One early morning in the innocent mid-1980s, I woke up with high hopes – certainty, actually – of an Indian win. It was January 26, India’s Republic Day, a fitting day, one thought, for our cricket side to pull out all stops against the Australians in the triangular Benson & Hedges World Series Cup 1986. In the end, there was disappointment. And a revelation: January 26 also happened to be Australia Day. And a conclusion: the Australian cricketers’ love for country was greater than ours. It was a stupid conclusion.

For the record, India’s second Republic Day outing in 2000 (this piece focuses on ODIs alone), again against Australia, ended in disaster, a 152 run defeat. It was only in their next completed Republic Day outing, a 90 run triumph in New Zealand just last year, that the team added to the celebrations back home. These remain the only three completed ‘National Day’ matches India have featured in. They have never played on August 15, Independence Day.

Looking back at these National Day results, it is difficult to suggest that the occasion sparked any extraordinary surge in the team ranks. The results were pretty much in line with team quality and the form book. The 1986 loss was to a slightly better side which eventually won the tri-series. The 2000 loss came in another tri-series, one the Indian side struggled in, managing a solitary win in eight matches. The 2019 win was in a bilateral series the Indians dominated.

Other international sides have had similarly mixed National Days on the field. Sri Lanka have played twice on February 4, their Independence Day, and been overwhelmed on both occasions. In five matches played on March 23, Pakistan Day, and August 14, their Independence Day, Pakistan have won thrice, lost twice. If this includes a win against an in-form Sri Lankan side in the Morocco Cup of 2002, it also includes a loss to an off-color Indian side in the Coca Cola Cup of 2000.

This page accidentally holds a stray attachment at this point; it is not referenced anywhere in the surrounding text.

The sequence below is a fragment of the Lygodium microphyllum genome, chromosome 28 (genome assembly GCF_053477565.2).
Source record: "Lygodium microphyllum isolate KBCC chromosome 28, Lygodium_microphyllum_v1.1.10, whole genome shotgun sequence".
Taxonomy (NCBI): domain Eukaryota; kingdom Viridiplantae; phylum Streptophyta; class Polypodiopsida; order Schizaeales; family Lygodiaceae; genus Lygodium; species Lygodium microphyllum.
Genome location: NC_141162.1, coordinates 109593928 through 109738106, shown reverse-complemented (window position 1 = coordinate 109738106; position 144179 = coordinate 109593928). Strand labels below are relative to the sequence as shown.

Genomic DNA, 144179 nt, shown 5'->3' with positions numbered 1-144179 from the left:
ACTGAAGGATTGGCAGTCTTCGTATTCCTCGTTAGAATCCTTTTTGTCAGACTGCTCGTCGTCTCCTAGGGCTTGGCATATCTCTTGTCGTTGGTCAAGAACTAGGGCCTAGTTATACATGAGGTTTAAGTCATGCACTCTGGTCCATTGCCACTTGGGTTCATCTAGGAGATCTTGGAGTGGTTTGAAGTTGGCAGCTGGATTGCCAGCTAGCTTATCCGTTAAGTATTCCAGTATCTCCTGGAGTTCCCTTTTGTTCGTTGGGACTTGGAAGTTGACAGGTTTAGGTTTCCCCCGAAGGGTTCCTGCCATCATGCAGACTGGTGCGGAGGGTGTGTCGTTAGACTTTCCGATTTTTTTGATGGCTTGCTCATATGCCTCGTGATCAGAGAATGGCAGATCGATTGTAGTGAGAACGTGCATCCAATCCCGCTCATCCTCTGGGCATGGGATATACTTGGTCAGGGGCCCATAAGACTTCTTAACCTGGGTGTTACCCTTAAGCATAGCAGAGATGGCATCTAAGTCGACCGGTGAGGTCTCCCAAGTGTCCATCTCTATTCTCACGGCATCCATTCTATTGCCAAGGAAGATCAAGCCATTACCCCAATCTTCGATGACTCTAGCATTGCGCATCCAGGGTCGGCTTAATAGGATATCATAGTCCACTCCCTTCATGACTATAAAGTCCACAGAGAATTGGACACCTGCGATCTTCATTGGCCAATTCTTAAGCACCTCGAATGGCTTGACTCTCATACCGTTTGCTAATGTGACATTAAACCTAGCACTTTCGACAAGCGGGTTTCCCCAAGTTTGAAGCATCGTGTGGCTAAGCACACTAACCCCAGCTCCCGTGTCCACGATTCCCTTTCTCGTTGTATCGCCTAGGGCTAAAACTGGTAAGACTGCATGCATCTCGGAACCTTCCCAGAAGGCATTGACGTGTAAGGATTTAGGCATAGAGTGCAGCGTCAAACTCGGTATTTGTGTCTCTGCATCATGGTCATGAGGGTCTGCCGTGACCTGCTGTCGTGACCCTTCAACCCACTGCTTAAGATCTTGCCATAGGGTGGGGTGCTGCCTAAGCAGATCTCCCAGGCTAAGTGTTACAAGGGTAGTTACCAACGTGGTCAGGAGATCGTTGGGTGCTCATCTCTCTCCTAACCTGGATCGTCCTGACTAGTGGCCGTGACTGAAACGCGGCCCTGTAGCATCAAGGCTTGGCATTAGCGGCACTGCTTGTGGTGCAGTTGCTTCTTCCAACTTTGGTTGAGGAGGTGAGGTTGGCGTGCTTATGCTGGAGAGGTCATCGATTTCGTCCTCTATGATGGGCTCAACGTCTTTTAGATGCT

New Zealand’s February 6, Waitangi Day, experiences are similar to Pakistan’s, a mix of predictable and surprising results but permitting no clear conclusions about the uplifting influences of National Days. Australia do have an impressive January 26 record, but then they have been a formidable side over the years and, given their different summer timing, have enjoyed the home advantage in most Australia Day encounters. About the other major cricketing nations, there is little to add. Bangladesh and South Africa have yet to play on their National Day, and England do not have one.

Clearly, the momentousness of a National Day, howsoever inspiring the reasons for its observance, does not always impart winning charge on the field. Match outcomes, the unpredictable nature of the sport notwithstanding, remain largely dependent on talent, preparation, stewardship, and readings of conditions, and better knit teams are generally better positioned to deliver. Series and tournament triumphs are public celebrations when they happen, but are shaped by diligent effort made day-in, day-out. Behind the dazzle of the crowning moment lie imaginations exercised and commitments made to self and team everyday.

As India prepares to celebrate her 71st Republic Day, the day we, the people of India, gave ourselves the Constitution to a sovereign, socialist, secular, democratic Republic, it may be a good time to reflect on what this implies for the country. Glory will come not with observances of the occasion, important as they are to remind us of the many things we need to cherish and many others we need to accomplish, but with investments in human capital, social cohesion, and nurturing excellence. A nation in search of the pinnacle, a democratic Republic in search for realization, has to toil round the clock, everyday to realize its quests. A commemorative calendar day is a good time to reflect. The endeavor itself is life-long.